Your photos may reveal more than you want
That innocent photo you took of your homemade cookies or empandas, then posted to Twitter may reveal more than you intended.
Perhaps all you wanted to do was show off your culinary skills to your friends and the hundreds of other people following your tweets. But did you know your photos can also reveal other things, like your location?
This week I was reading a piece in the New York Times about what happened to Adam Savage, one of the hosts of "MythBusters" and how he unknowingly broadcast his home location to the thousands of people following his Twitter account, @donttrythis.
It was innocent enough. Savage posted a photo of his vehicle, which was parked in front of his house. But embedded in that photo was a geotag, geographical information with latitude and longitude coordinates, which may also include altitude, distance or bearing.
Many mobile devices and digital cameras now have GPS capability, so when you take a photograph, location data is embedded.
Before you start freaking out and wondering how many people have been stalking you because of photos posted on Twitter, Facebook or elsewhere, stay calm and read on.
First things first, a geotag is not clearly visible, but is fairly easy to find. Geotags can be embedded in a website via meta tags, which are HTML codes. These codes are not clearly visible to readers, but are used to provide data to web browsers and search engines.
Some sites like Facebook do not keep geotag information on photos that are uploaded. And if you use a site like Flickr, you have the option of hiding geographical location. However, if you upload a photograph to your blog or personal website, geographical information may be available on that photo.
The article in The New York Times mentioned a website, ICanStalkU.com, which displays a "real-time stream of geotagged photos posted on Twitter." I tried visiting ICanStalkU.com as of this writing, and the site was down.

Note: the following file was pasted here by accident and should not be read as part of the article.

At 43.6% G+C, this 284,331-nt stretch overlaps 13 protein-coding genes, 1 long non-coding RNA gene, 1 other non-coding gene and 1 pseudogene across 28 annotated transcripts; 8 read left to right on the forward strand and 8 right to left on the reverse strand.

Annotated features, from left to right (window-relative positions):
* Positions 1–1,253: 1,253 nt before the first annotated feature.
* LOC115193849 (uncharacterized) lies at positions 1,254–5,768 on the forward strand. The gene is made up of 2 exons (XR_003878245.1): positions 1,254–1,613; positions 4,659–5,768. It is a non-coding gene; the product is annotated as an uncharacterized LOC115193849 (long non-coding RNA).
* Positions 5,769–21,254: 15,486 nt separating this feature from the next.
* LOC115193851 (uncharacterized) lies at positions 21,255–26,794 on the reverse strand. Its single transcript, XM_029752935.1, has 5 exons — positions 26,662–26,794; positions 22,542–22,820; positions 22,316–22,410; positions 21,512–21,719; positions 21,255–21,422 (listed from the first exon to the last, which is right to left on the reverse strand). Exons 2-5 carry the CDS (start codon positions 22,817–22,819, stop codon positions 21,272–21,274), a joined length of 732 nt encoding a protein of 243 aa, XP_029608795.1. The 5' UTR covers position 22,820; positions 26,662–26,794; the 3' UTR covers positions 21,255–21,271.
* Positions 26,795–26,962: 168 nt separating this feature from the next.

To disable the geotagging function on the iPhone, go to Settings, General, Location Services. Depending on the version and software version, there a few options here. You can either select the Off switch next to Camera or choose the option turn off Location Services. Keep in mind if you turn off Location Services, this will disable any applications that use location based services. If you are using a GPS-enabled phone or digital camera, check the manufacturer's instructions for disabling this feature.
The issue of geotagging has security experts concerned. The reason for their concern is that many people don't know how easy it is for their location to be discovered due to geotags.
Even if you take all measures to ensure your photos don't have geotag data, there's no telling if a friend or family member may post a photo or video of you or your home. So maybe have a talk with your friend before he posts that video of you re-enacting the dance sequence from "Napoleon Dynamite."
If case you were wondering, Adam Savage isn't too worried about that geotag information on his photo. He has since moved to a new home, but not because of this incident. He also said he has turned off the geotag feature on his phone. Current location of Savage discovered? Busted.
CJ Castillo is the interactivity editor for the Victoria Advocate. You can contact her at firstname.lastname@example.org. Please send all correspondence c/o Victoria Advocate, P.O. Box 1518, Victoria, TX 77902.